Dive time 47 minutes. Max. Depth 26.6 metres.

Tuesday Seghira Fasmaa Reef (Small Crack)
Dive Two: Wreck of Dunraven Sail, steam, cargo ship constructed 1873. Tonnage 1,800. Sank 1876. Collision with reef. This wreck is completely upside down with the deck and masts smashed. You enter a hole in the stern at 28 metres and swim inside like a cathedral ceiling until you pass the boilers and come out towards the centre.

Dive three Siyul Kebir
There was a pinnacle here that was completely covered in glass fish doing a continuous Mexican wave that was like a thousand Christmas lights sparkling on and off.

Wednesday Dolphin House
I have dived Dolphin House many times before as it is close to El Gouna but never seen dolphins here! Today was different! We were joined by eight dolphins including a mother and young. It was amazing. they spent 20 minutes swimming among us, spinning, circling, surfacing then swooping down. If you keep your fins together and mimick their movements they come along side and swim with you making eye contact then speed away as if they want you to race with them. It was just wonderful. And to see everyone’s face back on deck grinning from ear to ear was a picture!

Dive Two Umm Gamar
There is a cave at 28 metres but never anything in there. I entered the cave just with my pocket torch and my buddy followed without a torch. It is very dark and the cave goes off to the left and right. When I shone the torch and swam to the right I illuminated a big moray eel! I tried to show my buddy and do the sign in the torch beam for moray followed by a sign for “Let’s get the **** out of here!”

Wednesday evening was the end of Ramadan celebrations so we had a big feast on-board followed by a party on the sun deck with Arabic music, drum and tamborines and plenty of dancing.

A dive at Erg Sorraya then the last dive at Gota Abu Ramada which was a very pretty dive close to Hurghada. We then headed back for the marina at the Hilton Resort and went into Hurghada to the Liquid Lounge for our last night party and BBQ.


Friday morning Marhair was due to pick me up at 10am. He arrived one and a half hours late as his car had broken down (water pump I think) but assured me it was fine and knew where my hotel was and we would get to Marsa Alam without problems!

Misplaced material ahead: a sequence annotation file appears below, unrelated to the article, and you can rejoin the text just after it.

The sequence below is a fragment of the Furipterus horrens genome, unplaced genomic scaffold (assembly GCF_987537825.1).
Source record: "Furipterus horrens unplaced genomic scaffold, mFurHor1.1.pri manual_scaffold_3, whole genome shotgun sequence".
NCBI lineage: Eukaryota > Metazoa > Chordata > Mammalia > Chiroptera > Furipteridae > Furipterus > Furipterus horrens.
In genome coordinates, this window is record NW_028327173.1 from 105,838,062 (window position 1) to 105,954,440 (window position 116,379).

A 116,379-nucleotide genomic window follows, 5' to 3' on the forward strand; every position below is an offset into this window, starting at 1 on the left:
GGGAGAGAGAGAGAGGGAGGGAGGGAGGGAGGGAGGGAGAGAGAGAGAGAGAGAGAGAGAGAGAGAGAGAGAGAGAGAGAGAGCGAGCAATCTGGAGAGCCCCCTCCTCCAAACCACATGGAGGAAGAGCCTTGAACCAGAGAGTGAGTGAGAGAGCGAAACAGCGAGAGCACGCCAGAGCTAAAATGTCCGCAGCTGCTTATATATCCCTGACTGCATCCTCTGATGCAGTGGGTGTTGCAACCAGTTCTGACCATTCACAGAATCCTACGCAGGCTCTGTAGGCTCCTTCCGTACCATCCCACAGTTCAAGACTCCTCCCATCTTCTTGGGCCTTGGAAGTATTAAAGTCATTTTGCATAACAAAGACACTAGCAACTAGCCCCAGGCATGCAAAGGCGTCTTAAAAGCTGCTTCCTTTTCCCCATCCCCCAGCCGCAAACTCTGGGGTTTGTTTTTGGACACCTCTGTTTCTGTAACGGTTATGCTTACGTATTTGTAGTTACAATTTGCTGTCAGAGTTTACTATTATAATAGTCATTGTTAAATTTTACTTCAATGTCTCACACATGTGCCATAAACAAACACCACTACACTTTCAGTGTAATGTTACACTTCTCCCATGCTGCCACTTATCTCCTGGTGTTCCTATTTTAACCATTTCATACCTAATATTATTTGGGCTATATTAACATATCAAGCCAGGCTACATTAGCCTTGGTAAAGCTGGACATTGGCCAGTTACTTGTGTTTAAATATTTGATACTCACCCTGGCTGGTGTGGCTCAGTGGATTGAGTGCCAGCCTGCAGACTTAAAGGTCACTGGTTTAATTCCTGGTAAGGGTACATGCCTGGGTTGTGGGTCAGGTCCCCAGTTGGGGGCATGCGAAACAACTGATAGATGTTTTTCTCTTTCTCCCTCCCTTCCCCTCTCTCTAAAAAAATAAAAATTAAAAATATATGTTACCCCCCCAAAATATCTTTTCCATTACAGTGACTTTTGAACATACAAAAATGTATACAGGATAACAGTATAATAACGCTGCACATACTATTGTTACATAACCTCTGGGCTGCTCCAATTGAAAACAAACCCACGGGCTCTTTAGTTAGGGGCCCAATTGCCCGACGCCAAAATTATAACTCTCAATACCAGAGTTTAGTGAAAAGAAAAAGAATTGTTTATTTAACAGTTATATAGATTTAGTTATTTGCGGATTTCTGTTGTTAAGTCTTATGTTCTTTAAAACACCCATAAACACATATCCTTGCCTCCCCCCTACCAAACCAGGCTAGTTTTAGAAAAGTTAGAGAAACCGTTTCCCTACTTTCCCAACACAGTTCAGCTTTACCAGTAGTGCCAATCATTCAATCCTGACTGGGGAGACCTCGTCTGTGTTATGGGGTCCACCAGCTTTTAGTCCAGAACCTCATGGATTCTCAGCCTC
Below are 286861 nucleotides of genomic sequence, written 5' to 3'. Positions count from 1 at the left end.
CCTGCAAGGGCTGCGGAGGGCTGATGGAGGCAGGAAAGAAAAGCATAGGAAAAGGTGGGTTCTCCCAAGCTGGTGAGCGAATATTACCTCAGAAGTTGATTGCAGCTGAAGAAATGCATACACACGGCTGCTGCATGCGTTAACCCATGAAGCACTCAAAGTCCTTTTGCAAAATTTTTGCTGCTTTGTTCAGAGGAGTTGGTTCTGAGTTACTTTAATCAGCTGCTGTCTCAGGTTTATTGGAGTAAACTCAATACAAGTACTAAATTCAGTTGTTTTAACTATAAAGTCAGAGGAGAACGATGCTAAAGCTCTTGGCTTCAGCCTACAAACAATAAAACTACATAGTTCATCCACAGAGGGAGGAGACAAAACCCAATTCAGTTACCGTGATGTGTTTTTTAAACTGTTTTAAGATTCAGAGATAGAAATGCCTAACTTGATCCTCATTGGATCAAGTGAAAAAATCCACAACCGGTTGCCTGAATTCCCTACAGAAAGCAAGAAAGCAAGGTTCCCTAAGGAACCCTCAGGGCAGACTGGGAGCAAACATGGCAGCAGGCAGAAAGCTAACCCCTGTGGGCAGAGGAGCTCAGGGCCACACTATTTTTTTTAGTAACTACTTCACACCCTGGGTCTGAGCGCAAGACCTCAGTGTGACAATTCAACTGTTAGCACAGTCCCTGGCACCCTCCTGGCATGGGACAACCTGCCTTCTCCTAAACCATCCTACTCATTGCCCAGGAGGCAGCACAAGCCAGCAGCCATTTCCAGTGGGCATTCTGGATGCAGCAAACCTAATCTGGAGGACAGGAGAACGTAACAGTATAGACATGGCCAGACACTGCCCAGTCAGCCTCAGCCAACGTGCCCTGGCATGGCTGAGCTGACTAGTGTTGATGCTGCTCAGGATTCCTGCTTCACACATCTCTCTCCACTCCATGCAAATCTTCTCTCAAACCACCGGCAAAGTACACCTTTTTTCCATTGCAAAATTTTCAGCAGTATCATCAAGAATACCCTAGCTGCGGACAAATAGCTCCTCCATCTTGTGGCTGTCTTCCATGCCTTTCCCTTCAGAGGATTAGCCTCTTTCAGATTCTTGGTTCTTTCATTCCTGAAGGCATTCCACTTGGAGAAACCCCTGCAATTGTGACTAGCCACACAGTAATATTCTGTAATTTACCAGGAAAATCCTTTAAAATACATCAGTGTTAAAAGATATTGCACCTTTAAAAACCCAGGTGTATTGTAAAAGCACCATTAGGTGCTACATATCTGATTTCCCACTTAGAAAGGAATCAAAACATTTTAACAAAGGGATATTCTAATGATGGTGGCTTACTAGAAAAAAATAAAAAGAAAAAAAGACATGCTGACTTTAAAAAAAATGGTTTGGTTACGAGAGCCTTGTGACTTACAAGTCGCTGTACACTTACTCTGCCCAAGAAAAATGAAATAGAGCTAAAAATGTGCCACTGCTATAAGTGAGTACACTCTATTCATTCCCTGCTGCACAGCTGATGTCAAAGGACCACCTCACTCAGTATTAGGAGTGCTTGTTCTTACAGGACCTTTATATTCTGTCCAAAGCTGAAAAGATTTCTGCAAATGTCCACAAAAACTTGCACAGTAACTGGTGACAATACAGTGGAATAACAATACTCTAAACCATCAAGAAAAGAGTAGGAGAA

We started the journey fine along the deserted coast road and stopped for petrol at Quesier. About 100km from Marsa Alam the fun began! We started kangarooing down the road the the car sounded awful. Marhair stopped and tied to repair the car but we were still jumping along. He stopped many times to strip the carburater and clean the plugs. The road was quiet but many people stopped to offer their assistance. The petrol bought earlier was full of sand and water!

We got going eventually but after a while we stopped again and Marhair was wrapping black tape around a tube and there was steam pouring out of the radiator which was now empty! Again many people stopped and there was some discussion about putting me into another car. Marhair then disappeared off down the road in search of water from a construction site in the distance and one of the guys that had stopped started waving down private cars to see if they would take me to my hotel! I was then told to get in this private car with a man called Ashraf who didn’t speak any English. But I was moving South again!

Marhair called me and was upset because I hadn’t given him any money but I had left a message saying I would pay him in Hurghada. He then had several conversations with the driver. After about 15 minutes the driver stopped and turned the car around and we were heading back north again. He started thumping the steering wheel in anger which made me feel a bit uncomfortable! After a while we saw Marhair and he stopped the car and my bags were taken out and put back in the taxi. “What’s going on now??” I asked. “The driver doesn’t know where your hotel is!!” And neither did anybody else!!

A few telephone conversations and breakdowns later we eventually arrived at the Coral Beach Diving Hotel at Port Ghalib around 5pm kangarooing up to reception!!